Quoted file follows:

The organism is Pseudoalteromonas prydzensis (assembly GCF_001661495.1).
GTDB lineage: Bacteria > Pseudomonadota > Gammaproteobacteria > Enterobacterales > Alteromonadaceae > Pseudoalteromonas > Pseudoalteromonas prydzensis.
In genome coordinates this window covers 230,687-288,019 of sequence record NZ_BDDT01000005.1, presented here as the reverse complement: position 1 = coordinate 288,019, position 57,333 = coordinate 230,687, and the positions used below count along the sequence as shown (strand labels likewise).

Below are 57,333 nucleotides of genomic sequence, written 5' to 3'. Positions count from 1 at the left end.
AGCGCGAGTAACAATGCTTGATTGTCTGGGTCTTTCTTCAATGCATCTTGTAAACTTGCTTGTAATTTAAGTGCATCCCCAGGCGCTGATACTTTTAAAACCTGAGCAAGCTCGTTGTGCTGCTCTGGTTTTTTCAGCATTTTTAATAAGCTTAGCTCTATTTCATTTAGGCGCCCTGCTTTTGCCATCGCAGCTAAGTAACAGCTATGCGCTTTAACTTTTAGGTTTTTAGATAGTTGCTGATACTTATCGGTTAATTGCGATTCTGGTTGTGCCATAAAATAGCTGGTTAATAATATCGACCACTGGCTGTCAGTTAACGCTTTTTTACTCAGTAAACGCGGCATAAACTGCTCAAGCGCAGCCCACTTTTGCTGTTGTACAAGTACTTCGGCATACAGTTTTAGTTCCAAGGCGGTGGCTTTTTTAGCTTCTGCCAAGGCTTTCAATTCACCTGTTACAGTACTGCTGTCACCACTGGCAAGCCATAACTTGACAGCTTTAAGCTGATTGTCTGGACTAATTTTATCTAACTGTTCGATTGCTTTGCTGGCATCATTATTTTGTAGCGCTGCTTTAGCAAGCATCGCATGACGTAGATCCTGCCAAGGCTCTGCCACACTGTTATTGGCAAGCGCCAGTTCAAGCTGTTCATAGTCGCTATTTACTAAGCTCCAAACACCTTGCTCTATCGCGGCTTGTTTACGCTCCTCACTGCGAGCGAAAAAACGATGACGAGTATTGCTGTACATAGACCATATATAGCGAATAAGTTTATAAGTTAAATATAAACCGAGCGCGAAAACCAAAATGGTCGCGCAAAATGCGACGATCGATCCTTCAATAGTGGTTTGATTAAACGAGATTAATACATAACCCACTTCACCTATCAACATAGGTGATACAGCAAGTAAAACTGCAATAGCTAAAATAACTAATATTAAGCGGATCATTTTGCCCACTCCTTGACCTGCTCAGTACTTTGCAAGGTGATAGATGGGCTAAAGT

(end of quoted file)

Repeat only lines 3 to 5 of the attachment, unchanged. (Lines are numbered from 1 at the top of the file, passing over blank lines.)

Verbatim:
In genome coordinates this window covers 230,687-288,019 of sequence record NZ_BDDT01000005.1, presented here as the reverse complement: position 1 = coordinate 288,019, position 57,333 = coordinate 230,687, and the positions used below count along the sequence as shown (strand labels likewise).

Below are 57,333 nucleotides of genomic sequence, written 5' to 3'. Positions count from 1 at the left end.
AGCGCGAGTAACAATGCTTGATTGTCTGGGTCTTTCTTCAATGCATCTTGTAAACTTGCTTGTAATTTAAGTGCATCCCCAGGCGCTGATACTTTTAAAACCTGAGCAAGCTCGTTGTGCTGCTCTGGTTTTTTCAGCATTTTTAATAAGCTTAGCTCTATTTCATTTAGGCGCCCTGCTTTTGCCATCGCAGCTAAGTAACAGCTATGCGCTTTAACTTTTAGGTTTTTAGATAGTTGCTGATACTTATCGGTTAATTGCGATTCTGGTTGTGCCATAAAATAGCTGGTTAATAATATCGACCACTGGCTGTCAGTTAACGCTTTTTTACTCAGTAAACGCGGCATAAACTGCTCAAGCGCAGCCCACTTTTGCTGTTGTACAAGTACTTCGGCATACAGTTTTAGTTCCAAGGCGGTGGCTTTTTTAGCTTCTGCCAAGGCTTTCAATTCACCTGTTACAGTACTGCTGTCACCACTGGCAAGCCATAACTTGACAGCTTTAAGCTGATTGTCTGGACTAATTTTATCTAACTGTTCGATTGCTTTGCTGGCATCATTATTTTGTAGCGCTGCTTTAGCAAGCATCGCATGACGTAGATCCTGCCAAGGCTCTGCCACACTGTTATTGGCAAGCGCCAGTTCAAGCTGTTCATAGTCGCTATTTACTAAGCTCCAAACACCTTGCTCTATCGCGGCTTGTTTACGCTCCTCACTGCGAGCGAAAAAACGATGACGAGTATTGCTGTACATAGACCATATATAGCGAATAAGTTTATAAGTTAAATATAAACCGAGCGCGAAAACCAAAATGGTCGCGCAAAATGCGACGATCGATCCTTCAATAGTGGTTTGATTAAACGAGATTAATACATAACCCACTTCACCTATCAACATAGGTGATACAGCAAGTAAAACTGCAATAGCTAAAATAACTAATATTAAGCGGATCATTTTGCCCACTCCTTGACCTGCTCAGTACTTTGCAAGGTGATAGATGGGCTAAAGT